The COVID-19 pandemic has touched every aspect of daily life—from how people work and learn, to how children and older adults are cared for, to whether and when we can spend time with people we love. Underlying economic, educational, and racial inequities have further exacerbated the impacts of the pandemic on specific communities. In these highly-impacted communities, we believe the drive toward solutions must engage trusted local leaders and networks—not just by including them, but by centering their knowledge and expertise as community problem-solving is developed, implemented, and refined.
Perpetual inequities lead to disparate impacts
In Monterey County, one of the California counties the Packard Foundation’s Local Grantmaking program serves, the COVID-19 pandemic has had an outsized impact on specific communities and workforce sectors. Monterey County’s agricultural sector feeds California and the nation, and its landscapes draw visitors from around the world. These economic sectors have been kept afloat through the pandemic by essential workers—particularly farmworkers, child caregivers, and hospitality workers—and these same workers disproportionately have borne the brunt of the pandemic.
Many of the Hispanic, Latinx, Indigenous and immigrant workers who play a critical role within Monterey County’s economy live in households concentrated in census tracts where COVID-19 infection, hospitalization, and death rates have been highest. The high rates are due to a variety of factors, including historic health inequities, quarantining made difficult by inadequate housing and multiple households living together, insufficient internet access to make testing and vaccine appointments, and language barriers to accessing information.
The outcomes are stark. Analyzing cases in which race and ethnicity information is available, Monterey County estimates that as of March 29, 2021, Hispanic and Latinx residents represent 86% of COVID-19 cases, 76% of hospitalizations, and 61% of deaths, yet comprise 60% of the County’s total population. One study estimated in November 2020 that 13% of farmworkers in Salinas tested positive for the disease, compared to California’s overall infection rate of 5%. By January 2021, Monterey County ranked 13th among California’s 58 counties in COVID-19 cases per population.
Trusted local leaders must be at the heart of solutions
The disproportionate impact prompted leaders of Monterey County’s community-based organizations (CBOs) to step up, in part by employing a cadre of community health workers (CHWs) who live and work in many of the hardest hit communities. Every day, these frontline workers reach out to people in Spanish, English, and Indigenous languages to share up-to-date information about how to stop the spread of COVID-19; connect people with resources such as food, housing, and cash assistance; and secure COVID-19 testing and vaccination appointments for community members.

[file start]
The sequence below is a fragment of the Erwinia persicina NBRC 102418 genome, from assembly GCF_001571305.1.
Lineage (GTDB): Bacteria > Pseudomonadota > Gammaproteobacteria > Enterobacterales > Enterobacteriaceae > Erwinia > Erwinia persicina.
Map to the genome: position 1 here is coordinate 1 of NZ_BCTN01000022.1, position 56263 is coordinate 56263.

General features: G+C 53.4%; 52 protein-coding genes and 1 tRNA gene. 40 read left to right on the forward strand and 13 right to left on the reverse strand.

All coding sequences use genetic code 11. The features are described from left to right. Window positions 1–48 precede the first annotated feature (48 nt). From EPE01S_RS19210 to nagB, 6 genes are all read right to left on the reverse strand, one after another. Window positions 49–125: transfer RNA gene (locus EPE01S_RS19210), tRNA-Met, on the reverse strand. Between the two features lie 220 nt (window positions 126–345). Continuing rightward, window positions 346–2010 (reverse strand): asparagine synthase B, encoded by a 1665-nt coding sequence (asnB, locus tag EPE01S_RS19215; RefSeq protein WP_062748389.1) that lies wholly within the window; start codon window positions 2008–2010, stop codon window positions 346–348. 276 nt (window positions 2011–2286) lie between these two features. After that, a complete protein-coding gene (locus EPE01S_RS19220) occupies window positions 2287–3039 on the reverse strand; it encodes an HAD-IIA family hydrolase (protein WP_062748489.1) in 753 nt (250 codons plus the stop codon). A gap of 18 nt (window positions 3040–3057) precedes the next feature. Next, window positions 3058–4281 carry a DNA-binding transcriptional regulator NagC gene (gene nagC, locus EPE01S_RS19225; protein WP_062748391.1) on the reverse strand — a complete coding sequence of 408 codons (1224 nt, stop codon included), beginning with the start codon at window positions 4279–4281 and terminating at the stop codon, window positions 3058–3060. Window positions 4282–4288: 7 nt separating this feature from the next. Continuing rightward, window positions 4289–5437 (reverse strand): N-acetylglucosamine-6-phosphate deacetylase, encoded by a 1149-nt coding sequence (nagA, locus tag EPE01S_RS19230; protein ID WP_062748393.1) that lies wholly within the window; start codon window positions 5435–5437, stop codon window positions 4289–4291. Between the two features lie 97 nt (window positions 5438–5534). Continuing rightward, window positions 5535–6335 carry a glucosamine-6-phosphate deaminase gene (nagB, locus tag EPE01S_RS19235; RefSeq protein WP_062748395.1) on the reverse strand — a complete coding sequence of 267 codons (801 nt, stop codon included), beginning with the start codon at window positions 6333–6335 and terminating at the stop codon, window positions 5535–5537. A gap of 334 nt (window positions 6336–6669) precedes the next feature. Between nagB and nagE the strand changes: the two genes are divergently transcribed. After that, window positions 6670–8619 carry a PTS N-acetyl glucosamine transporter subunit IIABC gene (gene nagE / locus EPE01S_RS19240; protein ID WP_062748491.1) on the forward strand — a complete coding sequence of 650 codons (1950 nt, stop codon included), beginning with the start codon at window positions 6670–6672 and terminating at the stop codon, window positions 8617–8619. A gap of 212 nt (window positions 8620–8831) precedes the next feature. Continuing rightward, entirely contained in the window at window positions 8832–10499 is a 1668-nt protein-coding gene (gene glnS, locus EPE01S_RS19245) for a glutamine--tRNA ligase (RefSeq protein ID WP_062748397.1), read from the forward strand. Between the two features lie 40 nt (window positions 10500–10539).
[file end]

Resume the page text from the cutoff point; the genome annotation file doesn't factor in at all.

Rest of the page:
We must follow the lead of the CBOs directly engaging with the hardest hit communities, a premise central to our recent investments. These grants include $825,000 to the Action Council of Monterey County to provide wage replacement for workers exposed to COVID-19, direct cash assistance to families, and to support CHWs as they reach out to people in their communities, plus a cumulative total of $1.2 million in multi-year grants to three organizations: the Action Council for its Building Healthy Communities and Mujeres en Acción programs, Communities Organizations for Relational Power in Action (COPA), and Centro Binacional para el Desarrollo Indígena Oaxaqueño (Centro Binacional).
We must be inclusive and work in partnership to share knowledge, resources, and power
The Packard Foundation is working with others in Monterey County who share this belief in emphasizing community-based solutions. In fall 2020, we joined the COVID-19 Collaborative, a multi-sector, countywide effort led by the Community Foundation for Monterey County, as it came together to help coordinate the community fight against COVID-19, employing science and best practices in public health and equity. The Collaborative includes CBOs, the Monterey County Health Department, hospitals and healthcare systems, agriculture and hospitality businesses, and local philanthropy; it quickly focused on the promise of the CHW model and developed the VIDA (Virus Integrated Distribution of Aid) program to enhance the County’s health outreach efforts. The VIDA program supports the CHWs as they deliver messaging on vaccines and other resources. The Collaborative also helps coordinate the CHWs’ operations to support the County in scaling up vaccinations; offers scientific leadership grounded in data; and aligns funding and marketing to support these various efforts.
We have invested $1.32 million to support the Community Foundation for Monterey County to carry out the work of the Collaborative. This funding will gird countywide logistical support for vaccination sites; build on existing vaccination strategies with local clinics that serve farmworkers; and augment County government vaccination efforts that include outreach to non-English speakers and rural residents by providing language interpreters at sites and working with the local transit system to provide rides to residents in rural parts of the county.
If we hope to stem the tide of this deadly pandemic in a way that respects all people and embraces equity, community-centered solutions must be at the heart of the work now, and the path ahead. We are encouraged by the work underway in Monterey County, and are hopeful it portends effective, inclusive action to benefit the entire community in the years ahead.
You can learn more about the COVID-19 Collaborative here. For more information on COVID-related resources in Monterey County, please click here, and for information in multiple languages text “COVID19” to 211-211.